The Northern Territory and federal governments are fast-tracking what could be one of the world’s largest prawn farms by granting it major project status.
If it is approved, the $1.45 billion Project Sea Dragon would expand Australia’s prawn production by 20 times to 100,000 tonnes per year.
It will be located on Lejeune Station near the NT and Western Australia border, with prawn processing done in Kununurra.
The farm, to be operated by Seafarms Group, is expected to employ 1600 people.
Chief Minister Adam Giles said the project is an example of how the NT economy could be diversified as northern Australia is developed, while also bringing industry to remote indigenous communities.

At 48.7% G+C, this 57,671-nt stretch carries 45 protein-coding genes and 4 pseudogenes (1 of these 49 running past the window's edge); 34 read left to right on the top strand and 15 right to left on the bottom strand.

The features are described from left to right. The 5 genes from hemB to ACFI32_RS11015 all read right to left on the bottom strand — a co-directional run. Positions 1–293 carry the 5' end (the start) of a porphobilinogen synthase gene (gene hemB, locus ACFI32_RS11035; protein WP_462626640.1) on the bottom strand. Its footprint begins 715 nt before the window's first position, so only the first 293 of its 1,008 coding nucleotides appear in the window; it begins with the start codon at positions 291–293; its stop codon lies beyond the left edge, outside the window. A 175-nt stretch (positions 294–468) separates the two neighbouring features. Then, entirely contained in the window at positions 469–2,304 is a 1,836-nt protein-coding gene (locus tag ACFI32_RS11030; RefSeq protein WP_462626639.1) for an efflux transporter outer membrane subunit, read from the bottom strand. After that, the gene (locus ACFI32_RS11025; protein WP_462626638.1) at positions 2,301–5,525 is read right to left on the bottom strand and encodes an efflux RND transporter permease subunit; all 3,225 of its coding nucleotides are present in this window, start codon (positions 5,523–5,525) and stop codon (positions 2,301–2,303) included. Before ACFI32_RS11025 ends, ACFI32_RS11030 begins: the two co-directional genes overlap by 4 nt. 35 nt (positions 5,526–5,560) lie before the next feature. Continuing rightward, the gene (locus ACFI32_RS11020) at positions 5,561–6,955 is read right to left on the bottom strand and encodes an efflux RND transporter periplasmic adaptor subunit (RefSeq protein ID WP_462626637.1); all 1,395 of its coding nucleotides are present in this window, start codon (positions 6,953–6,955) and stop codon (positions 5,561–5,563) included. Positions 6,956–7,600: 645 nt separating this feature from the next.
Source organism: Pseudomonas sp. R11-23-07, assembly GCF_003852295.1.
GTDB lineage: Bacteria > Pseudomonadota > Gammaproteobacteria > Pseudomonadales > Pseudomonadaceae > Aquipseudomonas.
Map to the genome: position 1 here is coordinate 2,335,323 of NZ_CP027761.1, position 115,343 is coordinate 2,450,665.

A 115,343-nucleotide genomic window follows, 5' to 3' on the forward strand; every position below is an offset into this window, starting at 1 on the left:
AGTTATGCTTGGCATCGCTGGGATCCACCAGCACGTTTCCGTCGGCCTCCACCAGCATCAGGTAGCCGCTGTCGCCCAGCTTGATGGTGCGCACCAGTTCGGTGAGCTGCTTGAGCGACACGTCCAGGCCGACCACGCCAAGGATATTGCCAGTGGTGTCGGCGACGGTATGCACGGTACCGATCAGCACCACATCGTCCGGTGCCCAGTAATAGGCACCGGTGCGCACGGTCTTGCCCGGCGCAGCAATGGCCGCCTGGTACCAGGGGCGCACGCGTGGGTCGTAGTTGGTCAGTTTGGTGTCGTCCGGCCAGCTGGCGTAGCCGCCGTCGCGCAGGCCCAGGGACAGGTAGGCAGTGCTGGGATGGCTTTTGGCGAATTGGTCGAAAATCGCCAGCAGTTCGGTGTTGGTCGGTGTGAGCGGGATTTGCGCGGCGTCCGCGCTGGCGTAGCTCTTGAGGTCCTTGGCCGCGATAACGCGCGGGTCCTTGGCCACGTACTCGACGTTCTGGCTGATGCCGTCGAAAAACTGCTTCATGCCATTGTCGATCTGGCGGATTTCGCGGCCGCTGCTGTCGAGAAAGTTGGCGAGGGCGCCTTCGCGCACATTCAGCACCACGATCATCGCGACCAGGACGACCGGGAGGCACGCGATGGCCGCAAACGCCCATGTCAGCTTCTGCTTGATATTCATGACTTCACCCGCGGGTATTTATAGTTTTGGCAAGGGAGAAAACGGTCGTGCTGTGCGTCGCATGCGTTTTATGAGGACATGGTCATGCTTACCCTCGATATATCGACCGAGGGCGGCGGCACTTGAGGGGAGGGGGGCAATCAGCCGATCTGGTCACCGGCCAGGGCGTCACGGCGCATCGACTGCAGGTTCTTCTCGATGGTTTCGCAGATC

“It will make the NT the prawn capital of Australia but it will (also) put jobs out in locations close to communities,” he told reporters on Monday.
There was no legislative framework to get the project up in Western Australia or Queensland, Seafarms Group chairman Ian Trahar said.
However, in 2013 the NT government amended the Pastoral Land Use Act so one third of properties could be used for non-pastoral purposes.
Mr Trahar said the majority of prawns eaten by Australians come from Thailand, China and Vietnam, but those countries have had difficulties in expanding their industry.
“The Asian models haven’t been industrialised and have disease issues, affecting size and biosecurity,” he said.
“At Lejeune we’re starting with a clean sheet of paper, it’s all about biosecurity and producing much larger animals than we’re seeing come out of Asia.”
The prawns will be about 35g, or almost double the size of tiger prawns.
The first shipments expected to leave Australia by 2018, destined primarily for Asia.
Seafarms Group will source private investment for the project around September or October next year if it decides to go ahead.